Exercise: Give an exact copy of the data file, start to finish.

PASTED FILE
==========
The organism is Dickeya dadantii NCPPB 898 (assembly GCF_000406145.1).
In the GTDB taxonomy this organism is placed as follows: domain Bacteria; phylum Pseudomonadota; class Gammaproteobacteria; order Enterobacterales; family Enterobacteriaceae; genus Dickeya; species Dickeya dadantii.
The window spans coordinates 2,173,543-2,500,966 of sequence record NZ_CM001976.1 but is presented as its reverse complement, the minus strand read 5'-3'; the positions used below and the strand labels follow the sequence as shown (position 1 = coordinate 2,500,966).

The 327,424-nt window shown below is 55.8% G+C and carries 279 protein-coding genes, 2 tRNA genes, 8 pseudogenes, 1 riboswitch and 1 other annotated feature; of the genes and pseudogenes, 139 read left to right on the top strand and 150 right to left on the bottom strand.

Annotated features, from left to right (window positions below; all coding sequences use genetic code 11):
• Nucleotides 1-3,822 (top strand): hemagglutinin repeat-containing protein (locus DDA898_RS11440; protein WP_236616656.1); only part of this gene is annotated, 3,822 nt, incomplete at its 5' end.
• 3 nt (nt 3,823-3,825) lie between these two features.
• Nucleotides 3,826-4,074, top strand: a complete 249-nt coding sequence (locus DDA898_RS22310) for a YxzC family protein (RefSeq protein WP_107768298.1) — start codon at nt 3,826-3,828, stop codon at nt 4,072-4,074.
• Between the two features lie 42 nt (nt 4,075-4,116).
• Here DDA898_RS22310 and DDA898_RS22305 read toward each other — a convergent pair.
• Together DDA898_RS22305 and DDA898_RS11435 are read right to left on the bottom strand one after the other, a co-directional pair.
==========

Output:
The organism is Dickeya dadantii NCPPB 898 (assembly GCF_000406145.1).
In the GTDB taxonomy this organism is placed as follows: domain Bacteria; phylum Pseudomonadota; class Gammaproteobacteria; order Enterobacterales; family Enterobacteriaceae; genus Dickeya; species Dickeya dadantii.
The window spans coordinates 2,173,543-2,500,966 of sequence record NZ_CM001976.1 but is presented as its reverse complement, the minus strand read 5'-3'; the positions used below and the strand labels follow the sequence as shown (position 1 = coordinate 2,500,966).

The 327,424-nt window shown below is 55.8% G+C and carries 279 protein-coding genes, 2 tRNA genes, 8 pseudogenes, 1 riboswitch and 1 other annotated feature; of the genes and pseudogenes, 139 read left to right on the top strand and 150 right to left on the bottom strand.

Annotated features, from left to right (window positions below; all coding sequences use genetic code 11):
• Nucleotides 1-3,822 (top strand): hemagglutinin repeat-containing protein (locus DDA898_RS11440; protein WP_236616656.1); only part of this gene is annotated, 3,822 nt, incomplete at its 5' end.
• 3 nt (nt 3,823-3,825) lie between these two features.
• Nucleotides 3,826-4,074, top strand: a complete 249-nt coding sequence (locus DDA898_RS22310) for a YxzC family protein (RefSeq protein WP_107768298.1) — start codon at nt 3,826-3,828, stop codon at nt 4,072-4,074.
• Between the two features lie 42 nt (nt 4,075-4,116).
• Here DDA898_RS22310 and DDA898_RS22305 read toward each other — a convergent pair.
• Together DDA898_RS22305 and DDA898_RS11435 are read right to left on the bottom strand one after the other, a co-directional pair.